The cowboy boot removable orthotic only requires 3/4 length without extra depth in the last.Or in the case of a full length device extra depth in the last.Lateral ,medial and transverse arches are supported and especially the medial heel.Metatarsal issues do require full length and extra depth in the last in balancing the forefoot.especially with the higher heel heights and weight pressures on the ball of the foot.

I would like to caution extra arch length in compensating for the splayed foot.Arch length and foot length measurments,sitting and standing will reveal itself.

User avatar
dw
Seanachaidh
Posts: 5373
Joined: Wed Jan 01, 1997 10:00 am
Full Name: DWFII
Location: Redmond, OR
Has Liked: 39 times
Been Liked: 3 times
Contact:

Re: Correcting common foot problems

#279 Post by dw » Tue Mar 09, 2010 8:04 am

Paul,

This is why I've always said that "being a bootmaker is dead easy--it's just muscle memory; being a fitter is where it gets hard."

It is a balancing act in three dimensions...a change in one dimension will affect the other two just as surely as it does in carpentry or geometry. In fact, thinking about geometry provides an insight--we are not ever just dealing with a length or a girth, etc., we are dealing with volumes. IE....length times width yields the area but length times width times depth equals volume. Thinking about modifying a last in terms of volume is the key, I think.You have to deal with, and juggle/balance, a number of parameters all at once.

But there is an element of over-thinking that can creep in as well...as in this case, where although the OP admittedly probably posted his question in the wrong discussion, the crux of that question was about fitting the last to the foot. A point the OP reiterated.

Just because one has a hammer does not mean that all problems are, in fact, nails.


Tight Stitches
DWFII--Member HCC

User avatar
dearbone
8
8
Posts: 1032
Joined: Fri Oct 12, 2007 12:23 pm
Full Name: Nasser Vies
Location: Toronto, Ontario, Canada

Re: Correcting common foot problems

#280 Post by dearbone » Tue Mar 09, 2010 9:01 am

DW, likewise i say "Shoe making is easy" and even pattern cutting can become second nature,But fitting the foot,that is selecting the correct last for the foot from measurements that can produce well fitted shoe/boot is the hardest for me and as a bespoke maker,taking measurements out of necessity is most important,so i take as much time as possible to measures,take imprint,take a picture/s of the feet if necessary and study the foot.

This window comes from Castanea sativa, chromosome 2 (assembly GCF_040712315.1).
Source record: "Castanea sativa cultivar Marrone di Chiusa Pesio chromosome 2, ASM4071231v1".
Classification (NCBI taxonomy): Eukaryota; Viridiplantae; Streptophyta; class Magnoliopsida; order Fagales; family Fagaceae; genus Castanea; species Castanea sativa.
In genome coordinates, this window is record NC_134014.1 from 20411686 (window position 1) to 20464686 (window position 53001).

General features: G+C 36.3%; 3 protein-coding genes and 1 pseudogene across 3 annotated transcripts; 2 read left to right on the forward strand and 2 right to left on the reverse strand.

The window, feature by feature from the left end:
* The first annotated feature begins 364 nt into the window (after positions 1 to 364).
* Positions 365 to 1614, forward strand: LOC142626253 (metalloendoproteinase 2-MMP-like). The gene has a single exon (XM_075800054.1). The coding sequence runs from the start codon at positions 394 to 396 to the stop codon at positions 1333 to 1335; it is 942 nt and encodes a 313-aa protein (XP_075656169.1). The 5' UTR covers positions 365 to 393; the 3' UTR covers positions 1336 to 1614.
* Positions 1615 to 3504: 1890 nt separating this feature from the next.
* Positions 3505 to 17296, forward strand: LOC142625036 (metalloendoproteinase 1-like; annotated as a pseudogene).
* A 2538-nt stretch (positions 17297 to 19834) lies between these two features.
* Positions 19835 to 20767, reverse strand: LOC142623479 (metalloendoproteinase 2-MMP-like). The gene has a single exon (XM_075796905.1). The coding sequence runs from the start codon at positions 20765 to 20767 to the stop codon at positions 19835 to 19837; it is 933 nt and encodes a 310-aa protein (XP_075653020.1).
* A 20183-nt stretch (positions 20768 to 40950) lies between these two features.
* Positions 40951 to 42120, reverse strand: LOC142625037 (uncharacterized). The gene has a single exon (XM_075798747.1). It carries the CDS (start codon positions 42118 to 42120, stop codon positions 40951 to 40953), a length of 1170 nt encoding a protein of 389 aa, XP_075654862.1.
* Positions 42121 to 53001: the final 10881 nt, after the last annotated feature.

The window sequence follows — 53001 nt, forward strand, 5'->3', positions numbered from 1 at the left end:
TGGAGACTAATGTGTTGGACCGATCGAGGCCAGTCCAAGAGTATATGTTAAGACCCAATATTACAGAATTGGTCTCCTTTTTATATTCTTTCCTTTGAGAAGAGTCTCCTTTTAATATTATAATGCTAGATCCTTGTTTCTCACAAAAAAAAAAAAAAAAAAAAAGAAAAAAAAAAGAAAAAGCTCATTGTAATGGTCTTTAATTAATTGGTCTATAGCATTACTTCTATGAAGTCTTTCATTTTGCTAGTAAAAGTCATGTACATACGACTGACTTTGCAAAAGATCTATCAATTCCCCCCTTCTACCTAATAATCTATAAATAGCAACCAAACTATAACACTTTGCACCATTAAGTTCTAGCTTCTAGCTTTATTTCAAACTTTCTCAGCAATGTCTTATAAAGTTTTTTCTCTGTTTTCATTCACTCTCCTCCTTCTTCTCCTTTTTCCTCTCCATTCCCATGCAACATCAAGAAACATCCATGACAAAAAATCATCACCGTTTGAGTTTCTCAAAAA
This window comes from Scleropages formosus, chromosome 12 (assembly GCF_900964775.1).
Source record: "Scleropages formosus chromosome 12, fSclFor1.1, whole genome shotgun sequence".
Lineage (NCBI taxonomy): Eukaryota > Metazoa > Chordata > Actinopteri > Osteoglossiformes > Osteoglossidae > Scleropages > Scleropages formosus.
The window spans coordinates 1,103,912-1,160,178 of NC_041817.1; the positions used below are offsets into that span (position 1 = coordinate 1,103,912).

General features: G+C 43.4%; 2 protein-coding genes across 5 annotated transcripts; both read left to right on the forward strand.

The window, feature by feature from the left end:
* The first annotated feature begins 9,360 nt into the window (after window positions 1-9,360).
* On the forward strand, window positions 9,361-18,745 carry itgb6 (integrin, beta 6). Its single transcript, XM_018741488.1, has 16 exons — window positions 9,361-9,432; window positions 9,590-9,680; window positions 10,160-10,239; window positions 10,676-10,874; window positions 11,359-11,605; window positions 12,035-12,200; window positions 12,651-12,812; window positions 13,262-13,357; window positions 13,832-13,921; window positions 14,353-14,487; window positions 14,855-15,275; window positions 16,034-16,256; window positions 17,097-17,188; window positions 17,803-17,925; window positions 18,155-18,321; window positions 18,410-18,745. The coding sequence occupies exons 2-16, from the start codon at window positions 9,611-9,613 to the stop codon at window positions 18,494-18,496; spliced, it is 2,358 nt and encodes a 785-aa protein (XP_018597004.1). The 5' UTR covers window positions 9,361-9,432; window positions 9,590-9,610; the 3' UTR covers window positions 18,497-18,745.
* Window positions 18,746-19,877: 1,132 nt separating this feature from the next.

I really like the "Hammer and nails" analogy.Image

Nasser

paul
8
8
Posts: 1014
Joined: Tue Mar 08, 2005 10:00 am
Full Name: Paul Krause
Location: Prescott, Arizona, USA
Been Liked: 3 times
Contact:

Re: Correcting common foot problems

#281 Post by paul » Tue Mar 09, 2010 11:29 am

Fred, Thank you.
I will contemplate the cautions you mention.
I think I understand what you describe regarding CB orthotics. I've seen them before. I will talk to the customer about them.

DW,
I think I get what you're saying here too. And I think that's what I've wrongly done building on the sides of the heel section at times.
I've often done the same thing up in the forepart to get volume. But then I suppose here it's a good thing, where as in the heel it could cause slippage in the heel, if not too much slack over the instep. Thank you.

Nasser,
Thank you too. I have taken a few pics of customers feet and should make a habit of it. I can see it's benifit. I've definetly got to start spending more time was unusual imprints such as this one.

Paul

paul
8
8
Posts: 1014
Joined: Tue Mar 08, 2005 10:00 am
Full Name: Paul Krause
Location: Prescott, Arizona, USA
Been Liked: 3 times
Contact:

Re: Correcting common foot problems

#282 Post by paul » Sun Mar 21, 2010 7:20 am

Well Friends,

By now I am well into the footwear for my flat footed friend. Image

The second fitters met approval last Monday, and I've gotten started on his order. It's been a slow go around home this past week however, as my wife has had some medical issues. All is well now, and I can get back to work and get these done.